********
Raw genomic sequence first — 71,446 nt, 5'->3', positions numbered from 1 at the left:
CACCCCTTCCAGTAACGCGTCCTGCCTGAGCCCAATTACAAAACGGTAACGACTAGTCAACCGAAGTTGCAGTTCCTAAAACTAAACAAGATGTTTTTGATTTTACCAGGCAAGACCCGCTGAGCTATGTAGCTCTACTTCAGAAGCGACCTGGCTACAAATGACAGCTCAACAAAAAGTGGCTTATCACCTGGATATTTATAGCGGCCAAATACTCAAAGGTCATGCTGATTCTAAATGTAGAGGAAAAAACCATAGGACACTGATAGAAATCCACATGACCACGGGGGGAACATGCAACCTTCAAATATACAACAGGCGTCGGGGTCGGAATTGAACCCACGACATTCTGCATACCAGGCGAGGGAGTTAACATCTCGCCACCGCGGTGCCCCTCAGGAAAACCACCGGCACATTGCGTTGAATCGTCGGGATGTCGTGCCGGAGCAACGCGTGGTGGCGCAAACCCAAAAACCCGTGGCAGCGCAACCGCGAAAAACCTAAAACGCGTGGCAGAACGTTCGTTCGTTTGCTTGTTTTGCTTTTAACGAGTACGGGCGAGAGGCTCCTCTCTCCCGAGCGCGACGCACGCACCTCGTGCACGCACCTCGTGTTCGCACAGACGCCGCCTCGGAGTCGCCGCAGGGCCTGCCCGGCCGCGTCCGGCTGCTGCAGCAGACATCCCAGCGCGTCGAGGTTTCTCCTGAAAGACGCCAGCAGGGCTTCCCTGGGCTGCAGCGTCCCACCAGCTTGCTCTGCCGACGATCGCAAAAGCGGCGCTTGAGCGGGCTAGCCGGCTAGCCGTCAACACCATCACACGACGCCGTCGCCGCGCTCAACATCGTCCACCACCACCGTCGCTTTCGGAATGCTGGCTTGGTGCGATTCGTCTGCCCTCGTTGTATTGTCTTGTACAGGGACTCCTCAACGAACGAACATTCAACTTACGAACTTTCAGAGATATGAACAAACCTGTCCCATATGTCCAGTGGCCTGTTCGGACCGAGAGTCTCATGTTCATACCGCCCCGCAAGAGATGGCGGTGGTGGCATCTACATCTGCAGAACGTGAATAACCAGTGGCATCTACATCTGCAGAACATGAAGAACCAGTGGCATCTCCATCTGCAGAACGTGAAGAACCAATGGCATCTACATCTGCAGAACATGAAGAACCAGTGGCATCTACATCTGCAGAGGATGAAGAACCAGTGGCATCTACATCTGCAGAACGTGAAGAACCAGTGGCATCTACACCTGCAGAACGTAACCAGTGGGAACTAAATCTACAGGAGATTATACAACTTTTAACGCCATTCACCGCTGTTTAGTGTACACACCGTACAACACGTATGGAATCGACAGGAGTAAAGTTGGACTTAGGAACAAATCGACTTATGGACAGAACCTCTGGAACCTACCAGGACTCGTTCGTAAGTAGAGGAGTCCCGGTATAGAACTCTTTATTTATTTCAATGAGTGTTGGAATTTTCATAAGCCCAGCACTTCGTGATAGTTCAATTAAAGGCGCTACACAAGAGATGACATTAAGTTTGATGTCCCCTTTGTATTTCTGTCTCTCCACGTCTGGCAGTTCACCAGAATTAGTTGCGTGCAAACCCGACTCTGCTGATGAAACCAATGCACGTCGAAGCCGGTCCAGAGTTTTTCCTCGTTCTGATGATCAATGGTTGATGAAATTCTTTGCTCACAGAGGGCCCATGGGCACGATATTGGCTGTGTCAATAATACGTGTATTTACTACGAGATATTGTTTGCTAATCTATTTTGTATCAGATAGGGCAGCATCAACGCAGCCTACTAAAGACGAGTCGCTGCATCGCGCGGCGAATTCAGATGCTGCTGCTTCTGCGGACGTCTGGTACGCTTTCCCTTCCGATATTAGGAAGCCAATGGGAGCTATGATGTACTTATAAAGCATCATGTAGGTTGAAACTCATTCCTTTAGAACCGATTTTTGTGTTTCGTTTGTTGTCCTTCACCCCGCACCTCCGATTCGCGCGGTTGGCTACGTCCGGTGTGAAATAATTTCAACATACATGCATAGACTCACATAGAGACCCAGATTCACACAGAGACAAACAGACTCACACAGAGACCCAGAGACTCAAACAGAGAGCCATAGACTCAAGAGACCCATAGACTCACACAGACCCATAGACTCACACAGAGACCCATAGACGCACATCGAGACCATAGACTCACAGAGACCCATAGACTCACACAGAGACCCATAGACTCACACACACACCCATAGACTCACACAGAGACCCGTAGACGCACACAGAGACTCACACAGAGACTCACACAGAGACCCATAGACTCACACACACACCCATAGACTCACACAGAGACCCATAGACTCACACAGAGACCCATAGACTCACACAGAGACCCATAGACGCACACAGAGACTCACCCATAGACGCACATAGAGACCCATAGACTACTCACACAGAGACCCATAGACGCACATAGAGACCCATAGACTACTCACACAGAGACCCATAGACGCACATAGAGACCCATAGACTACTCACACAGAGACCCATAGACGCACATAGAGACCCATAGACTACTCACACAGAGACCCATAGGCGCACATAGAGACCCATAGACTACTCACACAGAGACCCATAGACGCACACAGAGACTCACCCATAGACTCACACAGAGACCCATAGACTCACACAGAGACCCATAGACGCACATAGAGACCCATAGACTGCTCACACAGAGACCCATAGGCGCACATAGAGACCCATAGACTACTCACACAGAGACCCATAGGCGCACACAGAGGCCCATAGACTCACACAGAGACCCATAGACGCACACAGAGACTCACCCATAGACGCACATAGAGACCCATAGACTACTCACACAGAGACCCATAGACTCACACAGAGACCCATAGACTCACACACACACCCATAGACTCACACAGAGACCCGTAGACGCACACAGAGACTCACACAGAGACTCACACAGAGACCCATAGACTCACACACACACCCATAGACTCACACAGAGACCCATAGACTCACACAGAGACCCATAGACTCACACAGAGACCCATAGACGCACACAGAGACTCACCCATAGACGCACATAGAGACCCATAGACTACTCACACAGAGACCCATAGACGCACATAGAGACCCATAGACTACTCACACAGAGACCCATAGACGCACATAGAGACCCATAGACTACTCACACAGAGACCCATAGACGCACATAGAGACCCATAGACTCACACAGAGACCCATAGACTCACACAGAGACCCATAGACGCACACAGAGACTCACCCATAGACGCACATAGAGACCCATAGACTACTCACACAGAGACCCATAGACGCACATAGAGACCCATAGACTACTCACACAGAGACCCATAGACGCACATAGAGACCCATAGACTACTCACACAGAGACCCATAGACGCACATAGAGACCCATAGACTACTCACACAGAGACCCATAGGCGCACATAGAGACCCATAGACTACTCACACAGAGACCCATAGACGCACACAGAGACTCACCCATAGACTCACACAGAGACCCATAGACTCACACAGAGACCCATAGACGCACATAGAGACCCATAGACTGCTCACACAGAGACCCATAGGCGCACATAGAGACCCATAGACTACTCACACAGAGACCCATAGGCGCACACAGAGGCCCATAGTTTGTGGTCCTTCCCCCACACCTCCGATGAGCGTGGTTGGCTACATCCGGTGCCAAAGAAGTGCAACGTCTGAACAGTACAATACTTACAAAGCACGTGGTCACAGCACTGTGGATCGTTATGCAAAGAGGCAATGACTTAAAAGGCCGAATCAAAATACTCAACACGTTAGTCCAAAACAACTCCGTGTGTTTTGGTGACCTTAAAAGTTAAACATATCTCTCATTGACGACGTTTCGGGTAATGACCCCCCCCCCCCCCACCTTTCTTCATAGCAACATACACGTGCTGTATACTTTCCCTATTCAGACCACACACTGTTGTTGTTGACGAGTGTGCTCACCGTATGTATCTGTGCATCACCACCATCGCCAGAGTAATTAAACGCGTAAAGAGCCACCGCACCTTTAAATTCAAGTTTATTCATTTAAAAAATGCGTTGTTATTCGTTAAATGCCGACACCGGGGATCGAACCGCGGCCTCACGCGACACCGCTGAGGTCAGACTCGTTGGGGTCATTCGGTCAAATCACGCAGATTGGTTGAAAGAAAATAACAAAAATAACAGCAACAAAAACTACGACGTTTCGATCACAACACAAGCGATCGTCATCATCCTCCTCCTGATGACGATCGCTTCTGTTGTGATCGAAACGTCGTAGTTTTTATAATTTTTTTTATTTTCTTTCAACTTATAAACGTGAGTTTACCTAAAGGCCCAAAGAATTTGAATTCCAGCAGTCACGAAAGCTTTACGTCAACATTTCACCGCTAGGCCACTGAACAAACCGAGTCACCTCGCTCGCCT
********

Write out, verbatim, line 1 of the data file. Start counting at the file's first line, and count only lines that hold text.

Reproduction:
Raw genomic sequence first — 71,446 nt, 5'->3', positions numbered from 1 at the left: